Here's how Wall Street is trading President Trump's tax plan, even before he presents details. » Read More
CEO Josh Udashkin graduated debt-free but he knows most young people in the US can't.
How should start-ups prepare for the next four years of President Trump? Buckle up, said venture capitalist Bradley Tusk.
Advertisers are staying away from the platform, which they have designated as not "brand-safe," Richard Kramer says.
Shares in the company rose as high as 37 pesos after the market opening.
The law designed to prevent another financial crisis may be on the chopping block, but some of its regulations were never put into effect.
Zillow says more unmarried couples are diving into the real estate market. Here's how to protect your interest in that new home.
The protests over Trump's travel order is putting two unrelated issues together, says billionaire Steve Ballmer, who's the son of an immigrant.
"Every time I talk to Jack, the message is, 'We need more. More innovation. Move, move, move,'" Ballmer tells CNBC.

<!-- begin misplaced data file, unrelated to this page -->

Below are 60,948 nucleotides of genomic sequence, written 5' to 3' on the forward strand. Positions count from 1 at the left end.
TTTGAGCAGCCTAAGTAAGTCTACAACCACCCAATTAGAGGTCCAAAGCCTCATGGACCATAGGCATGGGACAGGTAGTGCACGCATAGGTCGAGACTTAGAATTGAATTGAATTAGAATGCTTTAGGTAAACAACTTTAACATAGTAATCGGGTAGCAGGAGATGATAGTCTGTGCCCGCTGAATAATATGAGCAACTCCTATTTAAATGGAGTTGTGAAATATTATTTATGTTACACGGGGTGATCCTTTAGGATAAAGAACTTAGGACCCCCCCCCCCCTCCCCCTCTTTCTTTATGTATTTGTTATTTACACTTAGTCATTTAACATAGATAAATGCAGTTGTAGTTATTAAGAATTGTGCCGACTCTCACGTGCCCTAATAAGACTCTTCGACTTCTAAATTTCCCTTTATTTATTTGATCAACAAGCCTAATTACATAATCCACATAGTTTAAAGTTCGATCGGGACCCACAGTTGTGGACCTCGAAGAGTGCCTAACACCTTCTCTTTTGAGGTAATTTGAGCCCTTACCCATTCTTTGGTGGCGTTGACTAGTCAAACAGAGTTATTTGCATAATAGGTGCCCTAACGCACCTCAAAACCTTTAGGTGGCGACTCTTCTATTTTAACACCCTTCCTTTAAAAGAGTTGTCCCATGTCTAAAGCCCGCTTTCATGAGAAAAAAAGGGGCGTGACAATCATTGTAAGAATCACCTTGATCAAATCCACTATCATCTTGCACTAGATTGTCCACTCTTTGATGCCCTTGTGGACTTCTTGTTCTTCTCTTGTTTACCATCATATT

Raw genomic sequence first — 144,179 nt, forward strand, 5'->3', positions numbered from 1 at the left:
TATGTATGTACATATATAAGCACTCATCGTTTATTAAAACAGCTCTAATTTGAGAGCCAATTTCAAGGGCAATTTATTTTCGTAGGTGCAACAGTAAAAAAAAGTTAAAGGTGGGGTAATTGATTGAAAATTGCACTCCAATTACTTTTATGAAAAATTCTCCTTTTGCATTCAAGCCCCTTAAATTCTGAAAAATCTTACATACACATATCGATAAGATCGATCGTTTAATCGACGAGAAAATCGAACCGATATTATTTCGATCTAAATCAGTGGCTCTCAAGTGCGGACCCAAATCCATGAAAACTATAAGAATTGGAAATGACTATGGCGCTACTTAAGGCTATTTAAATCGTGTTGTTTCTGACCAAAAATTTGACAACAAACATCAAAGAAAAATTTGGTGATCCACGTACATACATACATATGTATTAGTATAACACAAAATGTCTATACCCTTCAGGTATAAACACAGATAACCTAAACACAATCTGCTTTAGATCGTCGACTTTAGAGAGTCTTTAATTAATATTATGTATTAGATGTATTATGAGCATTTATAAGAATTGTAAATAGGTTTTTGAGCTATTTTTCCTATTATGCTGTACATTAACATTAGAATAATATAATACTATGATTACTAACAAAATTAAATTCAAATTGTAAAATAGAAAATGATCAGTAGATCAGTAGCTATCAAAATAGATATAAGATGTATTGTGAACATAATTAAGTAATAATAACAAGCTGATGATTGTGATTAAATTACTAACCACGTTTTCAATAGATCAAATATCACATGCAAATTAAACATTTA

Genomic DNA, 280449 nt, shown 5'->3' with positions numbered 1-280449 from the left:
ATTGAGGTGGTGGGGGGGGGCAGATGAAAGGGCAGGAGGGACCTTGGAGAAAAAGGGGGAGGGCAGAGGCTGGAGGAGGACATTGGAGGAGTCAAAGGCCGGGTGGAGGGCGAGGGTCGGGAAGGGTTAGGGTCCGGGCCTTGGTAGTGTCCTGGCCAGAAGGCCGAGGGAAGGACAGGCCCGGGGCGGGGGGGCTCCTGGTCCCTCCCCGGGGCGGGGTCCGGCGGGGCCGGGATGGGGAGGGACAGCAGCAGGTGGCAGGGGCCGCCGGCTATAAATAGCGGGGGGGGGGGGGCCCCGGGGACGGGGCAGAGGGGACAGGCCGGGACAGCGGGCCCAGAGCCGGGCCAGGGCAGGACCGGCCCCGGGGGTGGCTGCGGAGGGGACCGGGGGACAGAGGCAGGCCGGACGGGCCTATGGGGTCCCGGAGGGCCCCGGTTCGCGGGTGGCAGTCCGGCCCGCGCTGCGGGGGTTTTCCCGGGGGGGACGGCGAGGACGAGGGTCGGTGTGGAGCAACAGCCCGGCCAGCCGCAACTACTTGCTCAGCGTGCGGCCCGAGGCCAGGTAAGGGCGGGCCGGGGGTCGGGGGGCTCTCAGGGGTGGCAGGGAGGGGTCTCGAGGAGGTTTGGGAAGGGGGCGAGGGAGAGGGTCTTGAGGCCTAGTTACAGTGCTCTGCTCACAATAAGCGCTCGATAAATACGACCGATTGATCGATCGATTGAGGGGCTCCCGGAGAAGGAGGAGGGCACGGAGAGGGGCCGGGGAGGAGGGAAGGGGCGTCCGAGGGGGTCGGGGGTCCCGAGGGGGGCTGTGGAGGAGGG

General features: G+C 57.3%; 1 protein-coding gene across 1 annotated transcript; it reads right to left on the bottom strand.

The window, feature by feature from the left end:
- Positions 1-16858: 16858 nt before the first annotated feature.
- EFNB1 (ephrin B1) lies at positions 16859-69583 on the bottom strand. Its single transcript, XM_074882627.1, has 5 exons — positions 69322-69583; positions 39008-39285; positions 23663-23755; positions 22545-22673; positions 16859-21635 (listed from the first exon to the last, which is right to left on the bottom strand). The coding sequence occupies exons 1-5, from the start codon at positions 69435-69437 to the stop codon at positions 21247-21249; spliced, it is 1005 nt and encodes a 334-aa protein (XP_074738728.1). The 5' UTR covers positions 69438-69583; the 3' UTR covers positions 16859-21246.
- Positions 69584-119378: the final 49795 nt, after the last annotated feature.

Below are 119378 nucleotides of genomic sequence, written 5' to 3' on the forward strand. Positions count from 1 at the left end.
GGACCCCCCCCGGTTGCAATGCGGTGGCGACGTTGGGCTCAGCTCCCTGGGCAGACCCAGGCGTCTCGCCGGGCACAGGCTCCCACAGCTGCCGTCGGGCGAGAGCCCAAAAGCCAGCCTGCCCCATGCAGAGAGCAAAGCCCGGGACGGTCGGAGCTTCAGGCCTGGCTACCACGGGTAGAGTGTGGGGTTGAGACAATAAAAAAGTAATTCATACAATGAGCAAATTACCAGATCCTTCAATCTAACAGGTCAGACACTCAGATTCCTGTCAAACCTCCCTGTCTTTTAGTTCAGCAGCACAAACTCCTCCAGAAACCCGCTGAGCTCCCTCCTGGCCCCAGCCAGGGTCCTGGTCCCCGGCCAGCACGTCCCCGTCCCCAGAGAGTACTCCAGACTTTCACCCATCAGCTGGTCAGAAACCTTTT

The National Basketball Association is moving beyond the hardwoods.
Twitter reports revenue that missed expectations and issues guidance that fell far short of estimates.
The FUBU founder thought the show would flop. Here's why he agreed to participate anyway.
Rate hikes and central bank policy will matter more to markets than the president's initiatives, Peter Boockvar tells CNBC.
One new facility in Eastvale will focus on books, electronics and toys, while the other, in Redlands, will have larger items.
Economists expected U.S. wholesale inventories to rise 1 percent in December, according to Thomson Reuters.
Luxury fashion retailers are gaining ground online — but they're still lagging much of the retail industry when it comes to digital sales.
Steve Ballmer shares with CNBC's "Squawk Box" his views on government transparency and his investments.
Ravin Gandhi was as anti-Trump as a CEO can be. Now he is making his peace and seeing promise in a new American economy.
Some of the names on the move ahead of the open.
The number of Americans filing for unemployment benefits unexpectedly fell last week to near a 43-year low, amid a further tightening of the labor market that could eventually spur faster wage growth.
A daily look at the morning's key financial stories.